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Myself by my companion, self-compelled
To earn the station that in life I held.

They were written in 1796.

Page 129, line 21.

So thro' the vales of Loire the bee-hives glide,

An allusion to the floating bee-house, which is seen in some parts of France and Piedmont.

Page 130, line 6.

Caught thro' St. James's groves at blush of day

After line 6, in the MS.

Groves that Belinda's star illumines still,
And ancient Courts and faded splendours fill.

Page 131, line 8.

And, with the swallow, wings the year away!

It was the boast of Lucullus that he changed his climate with the birds of passage.

How often must he have felt the truth here inculcated,

that the master of many houses has no home?




TWAS Autumn; thro' Provence had ceased The vintage, and the vintage-feast.

The sun had set behind the hill,

The moon was up, and all was still,

And from the Convent's neighbouring tower
The clock had tolled the midnight-hour,
When Jacqueline came forth alone,

Her kerchief o'er her tresses thrown ;
A guilty thing and full of fears,

Yet ah, how lovely in her tears!

She starts, and what has caught her eye?
What-but her shadow gliding by?
She stops, she pants; with lips apart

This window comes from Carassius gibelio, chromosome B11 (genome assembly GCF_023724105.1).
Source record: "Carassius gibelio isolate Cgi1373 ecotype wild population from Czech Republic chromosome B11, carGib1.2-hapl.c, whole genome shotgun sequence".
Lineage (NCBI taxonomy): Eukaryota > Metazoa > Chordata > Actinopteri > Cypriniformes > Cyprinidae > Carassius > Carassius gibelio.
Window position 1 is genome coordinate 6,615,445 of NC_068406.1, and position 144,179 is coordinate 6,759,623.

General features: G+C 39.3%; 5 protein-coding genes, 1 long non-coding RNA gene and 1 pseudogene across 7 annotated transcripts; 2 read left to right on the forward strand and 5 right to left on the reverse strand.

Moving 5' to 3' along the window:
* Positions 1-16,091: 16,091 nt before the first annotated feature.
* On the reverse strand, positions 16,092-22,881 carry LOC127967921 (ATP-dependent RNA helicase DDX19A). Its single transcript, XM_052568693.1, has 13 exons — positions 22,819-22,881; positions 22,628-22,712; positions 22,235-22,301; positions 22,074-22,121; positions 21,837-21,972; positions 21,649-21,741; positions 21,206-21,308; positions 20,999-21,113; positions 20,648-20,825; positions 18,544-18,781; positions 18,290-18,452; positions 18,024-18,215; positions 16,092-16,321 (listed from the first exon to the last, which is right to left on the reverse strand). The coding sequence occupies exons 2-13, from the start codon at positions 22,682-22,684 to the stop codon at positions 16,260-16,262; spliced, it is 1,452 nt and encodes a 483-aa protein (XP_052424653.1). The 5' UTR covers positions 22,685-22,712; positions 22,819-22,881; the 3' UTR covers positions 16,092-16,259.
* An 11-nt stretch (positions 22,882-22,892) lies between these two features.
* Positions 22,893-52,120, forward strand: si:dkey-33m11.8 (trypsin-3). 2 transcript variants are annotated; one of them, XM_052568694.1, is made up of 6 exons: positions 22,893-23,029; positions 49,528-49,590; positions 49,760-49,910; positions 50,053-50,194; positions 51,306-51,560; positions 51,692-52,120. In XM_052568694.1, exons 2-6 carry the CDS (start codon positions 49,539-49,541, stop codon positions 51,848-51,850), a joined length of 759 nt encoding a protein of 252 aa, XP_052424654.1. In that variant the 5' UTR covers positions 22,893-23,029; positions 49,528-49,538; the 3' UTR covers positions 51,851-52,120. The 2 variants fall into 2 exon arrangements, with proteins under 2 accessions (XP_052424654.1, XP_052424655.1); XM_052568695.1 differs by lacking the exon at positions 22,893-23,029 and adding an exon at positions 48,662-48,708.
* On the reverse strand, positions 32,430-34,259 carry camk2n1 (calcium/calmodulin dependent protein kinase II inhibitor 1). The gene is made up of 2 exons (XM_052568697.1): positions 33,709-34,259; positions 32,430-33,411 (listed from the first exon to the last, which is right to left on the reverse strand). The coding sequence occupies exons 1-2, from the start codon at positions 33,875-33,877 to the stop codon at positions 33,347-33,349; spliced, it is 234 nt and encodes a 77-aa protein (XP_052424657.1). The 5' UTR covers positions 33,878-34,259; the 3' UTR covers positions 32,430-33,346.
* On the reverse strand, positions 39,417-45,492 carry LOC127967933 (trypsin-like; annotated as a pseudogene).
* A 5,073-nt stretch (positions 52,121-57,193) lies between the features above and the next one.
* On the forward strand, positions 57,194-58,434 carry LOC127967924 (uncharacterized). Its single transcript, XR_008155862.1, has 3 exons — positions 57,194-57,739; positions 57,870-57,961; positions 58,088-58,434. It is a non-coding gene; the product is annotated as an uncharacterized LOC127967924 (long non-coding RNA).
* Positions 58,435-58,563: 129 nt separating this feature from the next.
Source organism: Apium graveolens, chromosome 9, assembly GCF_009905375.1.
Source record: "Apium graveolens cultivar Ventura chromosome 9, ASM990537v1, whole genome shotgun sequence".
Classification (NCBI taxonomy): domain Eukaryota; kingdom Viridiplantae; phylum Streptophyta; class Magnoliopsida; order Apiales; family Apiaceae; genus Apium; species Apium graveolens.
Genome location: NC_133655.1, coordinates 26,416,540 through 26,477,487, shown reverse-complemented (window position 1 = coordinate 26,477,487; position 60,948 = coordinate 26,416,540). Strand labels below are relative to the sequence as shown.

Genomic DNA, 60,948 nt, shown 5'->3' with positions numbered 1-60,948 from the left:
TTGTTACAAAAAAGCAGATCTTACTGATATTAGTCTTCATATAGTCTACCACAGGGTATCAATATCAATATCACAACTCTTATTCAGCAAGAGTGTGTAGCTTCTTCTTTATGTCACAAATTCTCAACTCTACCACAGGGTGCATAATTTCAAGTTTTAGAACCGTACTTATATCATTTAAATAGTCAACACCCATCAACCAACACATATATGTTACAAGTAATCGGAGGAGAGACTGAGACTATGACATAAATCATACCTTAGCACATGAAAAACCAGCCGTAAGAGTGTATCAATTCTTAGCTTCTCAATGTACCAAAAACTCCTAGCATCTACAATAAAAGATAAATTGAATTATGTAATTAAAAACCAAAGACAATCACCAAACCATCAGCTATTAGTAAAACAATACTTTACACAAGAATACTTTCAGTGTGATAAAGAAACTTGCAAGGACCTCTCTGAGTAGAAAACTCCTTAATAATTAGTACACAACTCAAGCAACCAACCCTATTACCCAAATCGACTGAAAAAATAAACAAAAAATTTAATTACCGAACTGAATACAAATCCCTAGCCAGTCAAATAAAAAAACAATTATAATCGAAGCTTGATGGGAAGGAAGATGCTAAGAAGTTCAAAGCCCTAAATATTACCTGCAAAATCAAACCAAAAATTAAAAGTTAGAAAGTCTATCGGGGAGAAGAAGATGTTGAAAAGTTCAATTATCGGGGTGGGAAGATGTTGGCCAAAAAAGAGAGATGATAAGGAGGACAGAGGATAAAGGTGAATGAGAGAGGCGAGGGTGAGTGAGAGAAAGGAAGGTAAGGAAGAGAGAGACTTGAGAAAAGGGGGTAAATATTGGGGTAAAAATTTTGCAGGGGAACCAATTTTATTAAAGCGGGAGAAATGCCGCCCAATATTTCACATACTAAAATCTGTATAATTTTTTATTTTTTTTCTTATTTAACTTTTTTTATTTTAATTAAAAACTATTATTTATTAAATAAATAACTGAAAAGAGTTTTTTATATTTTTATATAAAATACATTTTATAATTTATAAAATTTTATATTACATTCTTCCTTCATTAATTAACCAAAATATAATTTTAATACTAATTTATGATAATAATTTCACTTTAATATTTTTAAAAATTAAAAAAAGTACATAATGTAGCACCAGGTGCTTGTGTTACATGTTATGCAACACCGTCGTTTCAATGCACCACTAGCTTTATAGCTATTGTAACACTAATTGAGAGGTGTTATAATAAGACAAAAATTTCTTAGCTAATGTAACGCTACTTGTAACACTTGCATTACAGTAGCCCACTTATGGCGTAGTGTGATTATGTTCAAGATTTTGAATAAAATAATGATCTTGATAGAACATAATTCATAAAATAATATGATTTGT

She listens to her beating heart!
Then, thro' the scanty orchard stealing,
The clustering boughs her track concealing,

Page 125, line 1.

And still the Few best loved and most revered


The dining-room is dedicated to Conviviality; or as Cicero somewhere expresses it, “ Communitati vitæ atque victus." There we wish most for the society of our friends; and, perhaps, in their absence, mos require their portraits.

The moral advantages of this furniture may be illus trated by the story of an Athenian courtezan, who, in the midst of a riotous banquet with her lovers, accidentally cast her eye on the portrait of a philosopher that hung opposite to her seat; the happy character of wisdom and virtue struck her with so lively an image of her own unworthiness, that she instantly left the room; and, retiring home, became ever afterwards a example of temperance, as she had been before of debauchery.


Page 125, line 2.

Rise round the board

"A long table and a square table," says Bacon seem things of form, but are things of substance; for at a long table a few at the upper end, in effect, sway all the business." Perhaps Arthur was right, when he instituted the order of the round table. In the town-house of Aix-la-Chapelle is still to be seen the round table, which may almost literally be said to have given peace to Europe in 1748. Nor is it only at a congress of Plenipotentiaries that place gives precedence.

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